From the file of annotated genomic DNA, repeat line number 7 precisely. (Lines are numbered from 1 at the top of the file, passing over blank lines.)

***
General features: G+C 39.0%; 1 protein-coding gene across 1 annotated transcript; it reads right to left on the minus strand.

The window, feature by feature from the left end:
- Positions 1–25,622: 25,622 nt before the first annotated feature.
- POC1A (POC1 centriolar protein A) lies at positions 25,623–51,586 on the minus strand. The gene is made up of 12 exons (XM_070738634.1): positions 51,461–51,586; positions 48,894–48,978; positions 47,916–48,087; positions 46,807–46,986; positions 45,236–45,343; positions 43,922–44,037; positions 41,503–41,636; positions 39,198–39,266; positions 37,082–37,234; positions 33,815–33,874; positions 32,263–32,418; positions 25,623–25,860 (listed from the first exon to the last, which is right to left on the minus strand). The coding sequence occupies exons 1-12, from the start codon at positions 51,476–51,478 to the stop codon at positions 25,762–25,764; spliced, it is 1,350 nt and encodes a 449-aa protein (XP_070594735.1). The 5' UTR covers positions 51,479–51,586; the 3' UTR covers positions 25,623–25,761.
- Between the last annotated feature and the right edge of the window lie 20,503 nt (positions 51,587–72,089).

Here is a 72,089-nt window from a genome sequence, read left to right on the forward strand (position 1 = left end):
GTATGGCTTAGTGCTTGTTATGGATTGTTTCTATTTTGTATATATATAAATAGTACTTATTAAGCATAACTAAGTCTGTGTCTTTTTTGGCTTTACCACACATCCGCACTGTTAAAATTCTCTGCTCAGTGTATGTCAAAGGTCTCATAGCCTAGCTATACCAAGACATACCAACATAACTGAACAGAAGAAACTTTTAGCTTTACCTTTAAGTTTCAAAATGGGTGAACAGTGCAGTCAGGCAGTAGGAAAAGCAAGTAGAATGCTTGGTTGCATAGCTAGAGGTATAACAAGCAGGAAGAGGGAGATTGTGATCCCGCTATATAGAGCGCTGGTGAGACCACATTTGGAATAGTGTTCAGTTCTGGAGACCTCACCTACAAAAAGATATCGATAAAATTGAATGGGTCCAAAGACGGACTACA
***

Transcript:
GTATGGCTTAGTGCTTGTTATGGATTGTTTCTATTTTGTATATATATAAATAGTACTTATTAAGCATAACTAAGTCTGTGTCTTTTTTGGCTTTACCACACATCCGCACTGTTAAAATTCTCTGCTCAGTGTATGTCAAAGGTCTCATAGCCTAGCTATACCAAGACATACCAACATAACTGAACAGAAGAAACTTTTAGCTTTACCTTTAAGTTTCAAAATGGGTGAACAGTGCAGTCAGGCAGTAGGAAAAGCAAGTAGAATGCTTGGTTGCATAGCTAGAGGTATAACAAGCAGGAAGAGGGAGATTGTGATCCCGCTATATAGAGCGCTGGTGAGACCACATTTGGAATAGTGTTCAGTTCTGGAGACCTCACCTACAAAAAGATATCGATAAAATTGAATGGGTCCAAAGACGGACTACA